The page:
The U.S. has long had the highest rate of maternal fatalities during childbirth of any country in the developed world.
STOP. Read that again. We are inundated with so many statistics these days that we lose sight of which ones matter. This one matters. This is insane.
The rate of maternal injuries and deaths during childbirth in U.S. hospitals has been steadily increasing over the decade. For their part, hospitals have insisted that this increase was largely out of their control and not a reflection of any declining quality of care. Hospital advocates suggest that poverty rates and an increase in pre-existing maternal health conditions are to blame for these morbidity rates.
USA Today Investigation
This attempt to shift blame away from doctors, nurses, and hospitals fails. USA Today recently did an investigation of just this. You don’t think USA Today is the New England Journal of Medicine? Fair enough. But this is not rocket science. It is just a look at the numbers and, yes, the anecdotal stories.
USA Today showed that demographics alone cannot explain maternal death rates in the U.S. The investigation looked at medical records and lawsuits from across the country which suggest that delayed care, misdiagnosis, and poor safety measures made a very large contribution to maternal death and injury rates.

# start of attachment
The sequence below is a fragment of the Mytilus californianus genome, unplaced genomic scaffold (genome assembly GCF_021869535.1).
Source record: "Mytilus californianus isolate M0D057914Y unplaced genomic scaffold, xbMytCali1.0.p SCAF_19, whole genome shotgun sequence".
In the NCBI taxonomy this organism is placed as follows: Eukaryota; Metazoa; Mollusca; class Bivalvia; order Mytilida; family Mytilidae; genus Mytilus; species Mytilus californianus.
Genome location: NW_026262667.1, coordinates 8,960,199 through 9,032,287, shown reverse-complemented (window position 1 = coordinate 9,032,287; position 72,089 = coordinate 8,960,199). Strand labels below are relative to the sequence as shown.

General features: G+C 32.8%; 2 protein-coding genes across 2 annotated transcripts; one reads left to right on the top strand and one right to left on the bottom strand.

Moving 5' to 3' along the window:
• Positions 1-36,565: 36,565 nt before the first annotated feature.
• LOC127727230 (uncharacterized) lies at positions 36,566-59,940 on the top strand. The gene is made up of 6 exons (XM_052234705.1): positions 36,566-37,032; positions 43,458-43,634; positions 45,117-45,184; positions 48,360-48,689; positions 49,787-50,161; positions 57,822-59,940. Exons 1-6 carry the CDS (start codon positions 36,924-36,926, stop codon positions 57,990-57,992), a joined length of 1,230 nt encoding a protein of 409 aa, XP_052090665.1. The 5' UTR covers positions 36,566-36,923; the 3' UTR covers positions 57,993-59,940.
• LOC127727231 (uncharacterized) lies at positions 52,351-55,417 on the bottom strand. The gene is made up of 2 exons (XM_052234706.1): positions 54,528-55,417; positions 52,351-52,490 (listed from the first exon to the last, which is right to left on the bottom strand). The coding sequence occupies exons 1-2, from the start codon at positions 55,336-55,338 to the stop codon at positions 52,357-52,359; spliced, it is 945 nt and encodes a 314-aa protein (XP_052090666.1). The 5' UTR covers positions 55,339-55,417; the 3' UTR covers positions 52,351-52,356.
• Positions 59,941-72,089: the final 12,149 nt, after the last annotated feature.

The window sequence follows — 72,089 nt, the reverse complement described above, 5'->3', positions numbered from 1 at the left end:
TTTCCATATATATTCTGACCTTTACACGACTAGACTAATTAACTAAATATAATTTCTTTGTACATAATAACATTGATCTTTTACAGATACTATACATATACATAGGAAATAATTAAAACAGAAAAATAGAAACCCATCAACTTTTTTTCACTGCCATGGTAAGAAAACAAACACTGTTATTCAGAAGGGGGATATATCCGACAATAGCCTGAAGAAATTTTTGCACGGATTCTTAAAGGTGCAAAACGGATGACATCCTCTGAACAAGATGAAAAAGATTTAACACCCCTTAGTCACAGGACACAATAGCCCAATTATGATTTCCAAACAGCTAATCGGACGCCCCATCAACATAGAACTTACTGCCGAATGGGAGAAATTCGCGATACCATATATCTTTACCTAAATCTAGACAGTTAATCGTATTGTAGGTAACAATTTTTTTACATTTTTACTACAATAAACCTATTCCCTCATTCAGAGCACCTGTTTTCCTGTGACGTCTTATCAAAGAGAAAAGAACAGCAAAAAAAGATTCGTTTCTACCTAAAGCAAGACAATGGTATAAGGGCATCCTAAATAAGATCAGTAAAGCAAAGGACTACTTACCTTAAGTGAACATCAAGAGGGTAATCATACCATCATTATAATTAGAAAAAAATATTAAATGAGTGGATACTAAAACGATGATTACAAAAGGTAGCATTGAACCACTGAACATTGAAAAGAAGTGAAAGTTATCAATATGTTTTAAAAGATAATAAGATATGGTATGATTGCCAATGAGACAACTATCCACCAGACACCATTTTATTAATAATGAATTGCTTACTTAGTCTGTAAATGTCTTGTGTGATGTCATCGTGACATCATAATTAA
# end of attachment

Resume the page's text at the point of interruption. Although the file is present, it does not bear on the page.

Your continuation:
Felicia West’s Story
In their investigation, USA Today reported on the story of a New Orleans woman named Felicia West who died a week after giving birth to her son in 2012. According to her sister and roommate, Felicia’s pregnancy was initially healthy and normal. Hospital records also confirmed that Felicia had no prior history of high blood pressure or other major health conditions. However, she did suffer from obesity weighing as much as 200 pounds during pregnancy, despite being only about five feet tall.
Everything changed after Felicia slipped and fell in her bathroom, striking her pregnant belly on the bathtub. At the time, she was already six months pregnant. West headed to Touro Infirmary in New Orleans to get everything checked out after the fall. Felicia experienced her first ever seizure shortly after arriving at Touro around October 2012. Then she went into respiratory arrest so doctors decided to deliver her baby via emergency C-section, out of concerns that her placenta had become detached.